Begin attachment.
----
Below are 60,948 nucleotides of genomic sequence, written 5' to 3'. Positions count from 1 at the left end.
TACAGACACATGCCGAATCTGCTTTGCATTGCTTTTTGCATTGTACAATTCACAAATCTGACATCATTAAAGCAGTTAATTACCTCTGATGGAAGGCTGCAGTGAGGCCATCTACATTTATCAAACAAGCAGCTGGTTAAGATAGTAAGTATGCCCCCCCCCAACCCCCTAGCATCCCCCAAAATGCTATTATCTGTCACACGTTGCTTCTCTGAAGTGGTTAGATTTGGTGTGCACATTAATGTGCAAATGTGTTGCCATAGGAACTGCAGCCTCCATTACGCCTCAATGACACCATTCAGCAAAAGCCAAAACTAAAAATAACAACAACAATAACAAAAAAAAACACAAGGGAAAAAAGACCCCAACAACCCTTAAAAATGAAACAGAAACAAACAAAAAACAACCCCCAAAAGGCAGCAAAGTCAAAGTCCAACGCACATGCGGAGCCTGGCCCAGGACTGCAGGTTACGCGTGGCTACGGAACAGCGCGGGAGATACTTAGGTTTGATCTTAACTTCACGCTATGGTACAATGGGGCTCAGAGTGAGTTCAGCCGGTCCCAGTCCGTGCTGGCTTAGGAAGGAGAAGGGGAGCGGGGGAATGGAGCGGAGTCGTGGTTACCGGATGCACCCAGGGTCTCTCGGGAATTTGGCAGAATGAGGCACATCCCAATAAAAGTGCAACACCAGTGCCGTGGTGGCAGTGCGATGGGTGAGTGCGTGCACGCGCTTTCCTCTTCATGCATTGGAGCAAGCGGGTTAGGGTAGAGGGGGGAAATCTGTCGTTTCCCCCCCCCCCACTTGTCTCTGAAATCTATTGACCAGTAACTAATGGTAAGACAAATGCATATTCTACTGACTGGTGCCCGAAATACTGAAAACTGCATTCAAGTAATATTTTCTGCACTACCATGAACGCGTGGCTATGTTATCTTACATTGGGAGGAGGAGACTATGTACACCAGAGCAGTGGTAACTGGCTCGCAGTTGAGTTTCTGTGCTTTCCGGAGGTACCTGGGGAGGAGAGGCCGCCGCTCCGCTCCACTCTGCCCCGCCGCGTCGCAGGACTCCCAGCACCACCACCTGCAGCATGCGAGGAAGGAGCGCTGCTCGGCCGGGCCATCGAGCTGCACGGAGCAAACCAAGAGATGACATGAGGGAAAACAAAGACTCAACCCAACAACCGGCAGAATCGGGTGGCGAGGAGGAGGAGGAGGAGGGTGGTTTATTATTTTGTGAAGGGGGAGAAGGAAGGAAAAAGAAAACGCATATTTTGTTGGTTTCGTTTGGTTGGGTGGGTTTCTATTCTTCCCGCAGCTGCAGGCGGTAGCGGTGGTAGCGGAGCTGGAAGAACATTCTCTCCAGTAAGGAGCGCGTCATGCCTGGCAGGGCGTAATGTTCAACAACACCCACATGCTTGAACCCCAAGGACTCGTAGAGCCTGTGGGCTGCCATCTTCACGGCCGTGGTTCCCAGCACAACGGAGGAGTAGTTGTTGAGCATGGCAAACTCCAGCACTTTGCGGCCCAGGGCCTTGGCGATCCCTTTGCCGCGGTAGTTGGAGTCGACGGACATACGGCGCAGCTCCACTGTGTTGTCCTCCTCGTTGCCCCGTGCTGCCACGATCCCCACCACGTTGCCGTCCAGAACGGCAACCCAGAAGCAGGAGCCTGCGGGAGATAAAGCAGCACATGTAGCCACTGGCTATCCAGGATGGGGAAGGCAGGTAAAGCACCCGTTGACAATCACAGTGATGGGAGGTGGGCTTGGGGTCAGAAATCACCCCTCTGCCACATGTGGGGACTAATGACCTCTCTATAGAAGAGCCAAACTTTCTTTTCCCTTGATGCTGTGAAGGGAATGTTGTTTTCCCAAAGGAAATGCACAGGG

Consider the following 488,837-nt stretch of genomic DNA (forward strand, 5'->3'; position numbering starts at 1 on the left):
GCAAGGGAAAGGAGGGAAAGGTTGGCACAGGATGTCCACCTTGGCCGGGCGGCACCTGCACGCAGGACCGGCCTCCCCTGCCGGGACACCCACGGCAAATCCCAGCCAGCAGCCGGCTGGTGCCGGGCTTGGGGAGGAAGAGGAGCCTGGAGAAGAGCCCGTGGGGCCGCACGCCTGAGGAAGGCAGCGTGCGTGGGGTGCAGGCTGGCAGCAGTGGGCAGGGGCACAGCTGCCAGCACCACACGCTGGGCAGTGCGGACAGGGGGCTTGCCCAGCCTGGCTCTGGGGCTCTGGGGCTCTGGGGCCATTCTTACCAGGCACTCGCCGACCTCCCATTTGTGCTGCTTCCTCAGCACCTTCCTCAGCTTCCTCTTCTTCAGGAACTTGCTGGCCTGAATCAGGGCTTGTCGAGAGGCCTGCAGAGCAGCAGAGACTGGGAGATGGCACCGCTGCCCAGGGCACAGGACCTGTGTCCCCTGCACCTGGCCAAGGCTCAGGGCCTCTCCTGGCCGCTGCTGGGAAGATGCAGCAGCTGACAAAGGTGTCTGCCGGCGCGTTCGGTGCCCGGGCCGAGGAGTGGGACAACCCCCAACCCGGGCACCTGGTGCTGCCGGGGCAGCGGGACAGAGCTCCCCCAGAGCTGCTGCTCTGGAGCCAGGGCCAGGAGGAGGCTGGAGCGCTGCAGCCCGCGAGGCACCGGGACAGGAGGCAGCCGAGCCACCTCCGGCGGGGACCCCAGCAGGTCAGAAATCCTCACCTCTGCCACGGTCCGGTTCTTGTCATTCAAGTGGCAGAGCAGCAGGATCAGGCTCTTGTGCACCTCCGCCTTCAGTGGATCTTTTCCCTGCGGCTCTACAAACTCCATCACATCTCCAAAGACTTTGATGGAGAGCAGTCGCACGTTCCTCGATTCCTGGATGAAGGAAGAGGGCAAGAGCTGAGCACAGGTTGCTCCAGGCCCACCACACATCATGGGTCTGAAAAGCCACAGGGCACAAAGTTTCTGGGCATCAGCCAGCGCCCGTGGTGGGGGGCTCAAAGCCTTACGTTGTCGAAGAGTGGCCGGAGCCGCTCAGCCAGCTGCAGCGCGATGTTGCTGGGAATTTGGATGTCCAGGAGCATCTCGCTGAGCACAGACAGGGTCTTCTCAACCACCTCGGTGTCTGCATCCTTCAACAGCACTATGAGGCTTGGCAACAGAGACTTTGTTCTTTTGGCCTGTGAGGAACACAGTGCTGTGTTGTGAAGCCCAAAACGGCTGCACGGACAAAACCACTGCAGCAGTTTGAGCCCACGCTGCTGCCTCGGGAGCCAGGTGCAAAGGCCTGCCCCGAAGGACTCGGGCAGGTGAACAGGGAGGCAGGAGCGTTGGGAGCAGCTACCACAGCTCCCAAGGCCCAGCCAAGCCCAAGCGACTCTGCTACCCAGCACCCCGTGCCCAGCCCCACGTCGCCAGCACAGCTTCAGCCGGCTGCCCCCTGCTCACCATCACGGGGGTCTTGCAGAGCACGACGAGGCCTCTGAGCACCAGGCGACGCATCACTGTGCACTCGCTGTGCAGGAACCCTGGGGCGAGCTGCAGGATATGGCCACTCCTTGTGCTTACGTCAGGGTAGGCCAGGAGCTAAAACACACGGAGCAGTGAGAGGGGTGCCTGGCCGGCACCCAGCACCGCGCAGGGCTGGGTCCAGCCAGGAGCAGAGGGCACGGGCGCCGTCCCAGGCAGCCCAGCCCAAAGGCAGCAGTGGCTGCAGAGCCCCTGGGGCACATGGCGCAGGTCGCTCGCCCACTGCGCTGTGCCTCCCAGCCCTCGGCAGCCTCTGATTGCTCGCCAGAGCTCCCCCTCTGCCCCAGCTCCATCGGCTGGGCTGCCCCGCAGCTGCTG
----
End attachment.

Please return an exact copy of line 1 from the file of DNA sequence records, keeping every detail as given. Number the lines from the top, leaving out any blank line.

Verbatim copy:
Below are 60,948 nucleotides of genomic sequence, written 5' to 3'. Positions count from 1 at the left end.